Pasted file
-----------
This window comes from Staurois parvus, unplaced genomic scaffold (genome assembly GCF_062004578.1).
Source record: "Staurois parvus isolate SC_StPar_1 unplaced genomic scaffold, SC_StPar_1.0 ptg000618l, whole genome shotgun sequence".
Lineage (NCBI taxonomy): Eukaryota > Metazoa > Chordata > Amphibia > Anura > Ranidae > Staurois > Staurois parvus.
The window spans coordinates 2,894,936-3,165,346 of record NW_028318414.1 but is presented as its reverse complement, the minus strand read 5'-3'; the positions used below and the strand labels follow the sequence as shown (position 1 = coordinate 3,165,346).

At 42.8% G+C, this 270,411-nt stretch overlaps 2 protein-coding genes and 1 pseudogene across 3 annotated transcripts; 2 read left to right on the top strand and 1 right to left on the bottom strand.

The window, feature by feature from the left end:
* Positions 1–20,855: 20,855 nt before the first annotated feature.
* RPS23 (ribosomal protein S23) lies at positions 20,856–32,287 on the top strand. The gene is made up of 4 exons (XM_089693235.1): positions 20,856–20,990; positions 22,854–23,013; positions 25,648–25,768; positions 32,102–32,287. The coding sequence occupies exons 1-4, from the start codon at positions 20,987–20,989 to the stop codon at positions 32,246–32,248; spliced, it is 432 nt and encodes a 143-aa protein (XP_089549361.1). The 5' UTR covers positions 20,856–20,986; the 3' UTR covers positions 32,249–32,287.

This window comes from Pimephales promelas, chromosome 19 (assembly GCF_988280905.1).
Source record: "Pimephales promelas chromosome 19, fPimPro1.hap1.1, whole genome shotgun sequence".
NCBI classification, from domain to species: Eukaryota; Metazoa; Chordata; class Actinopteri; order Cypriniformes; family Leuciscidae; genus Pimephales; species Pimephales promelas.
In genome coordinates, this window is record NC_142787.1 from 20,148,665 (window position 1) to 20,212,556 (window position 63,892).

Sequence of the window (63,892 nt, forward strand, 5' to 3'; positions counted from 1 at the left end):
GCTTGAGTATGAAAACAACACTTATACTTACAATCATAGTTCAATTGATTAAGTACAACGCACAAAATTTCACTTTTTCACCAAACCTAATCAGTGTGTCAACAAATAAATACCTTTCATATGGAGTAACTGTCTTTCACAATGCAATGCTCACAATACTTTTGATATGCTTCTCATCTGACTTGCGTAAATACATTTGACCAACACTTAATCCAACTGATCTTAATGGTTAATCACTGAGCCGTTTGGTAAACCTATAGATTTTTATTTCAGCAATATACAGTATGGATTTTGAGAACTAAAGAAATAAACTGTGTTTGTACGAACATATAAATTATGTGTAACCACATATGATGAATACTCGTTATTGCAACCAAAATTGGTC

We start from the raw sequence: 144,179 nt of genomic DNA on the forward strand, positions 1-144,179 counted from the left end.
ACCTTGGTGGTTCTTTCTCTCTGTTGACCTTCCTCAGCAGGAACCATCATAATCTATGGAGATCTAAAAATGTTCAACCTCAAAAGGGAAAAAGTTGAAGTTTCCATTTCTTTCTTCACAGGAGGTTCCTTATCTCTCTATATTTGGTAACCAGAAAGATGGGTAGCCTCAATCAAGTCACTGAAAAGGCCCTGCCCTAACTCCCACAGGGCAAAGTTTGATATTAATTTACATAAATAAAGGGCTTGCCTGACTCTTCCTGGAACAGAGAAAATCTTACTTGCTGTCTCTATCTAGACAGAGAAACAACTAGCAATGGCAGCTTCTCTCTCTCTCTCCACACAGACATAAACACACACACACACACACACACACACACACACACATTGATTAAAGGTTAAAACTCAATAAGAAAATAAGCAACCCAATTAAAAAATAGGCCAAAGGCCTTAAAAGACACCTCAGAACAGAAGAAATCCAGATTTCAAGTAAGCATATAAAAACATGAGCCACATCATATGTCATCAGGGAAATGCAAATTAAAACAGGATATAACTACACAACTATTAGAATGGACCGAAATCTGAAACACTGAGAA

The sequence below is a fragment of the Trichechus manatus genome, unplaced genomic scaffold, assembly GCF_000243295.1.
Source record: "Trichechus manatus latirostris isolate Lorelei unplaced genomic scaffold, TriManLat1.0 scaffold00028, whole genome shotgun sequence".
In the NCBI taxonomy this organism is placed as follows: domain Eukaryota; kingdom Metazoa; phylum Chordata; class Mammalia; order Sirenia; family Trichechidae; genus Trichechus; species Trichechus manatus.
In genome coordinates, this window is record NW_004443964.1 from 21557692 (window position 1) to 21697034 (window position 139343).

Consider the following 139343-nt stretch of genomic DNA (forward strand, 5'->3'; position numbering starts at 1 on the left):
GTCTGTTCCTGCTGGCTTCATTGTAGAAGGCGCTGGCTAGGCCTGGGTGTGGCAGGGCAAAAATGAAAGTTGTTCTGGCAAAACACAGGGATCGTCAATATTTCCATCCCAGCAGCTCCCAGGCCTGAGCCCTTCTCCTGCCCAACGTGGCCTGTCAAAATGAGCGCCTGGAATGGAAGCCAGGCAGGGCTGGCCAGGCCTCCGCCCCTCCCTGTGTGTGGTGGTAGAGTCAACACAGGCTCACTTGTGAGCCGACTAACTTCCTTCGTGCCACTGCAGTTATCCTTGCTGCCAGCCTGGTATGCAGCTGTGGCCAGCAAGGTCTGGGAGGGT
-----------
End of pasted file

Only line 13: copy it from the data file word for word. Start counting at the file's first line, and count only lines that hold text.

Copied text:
Sequence of the window (63,892 nt, forward strand, 5' to 3'; positions counted from 1 at the left end):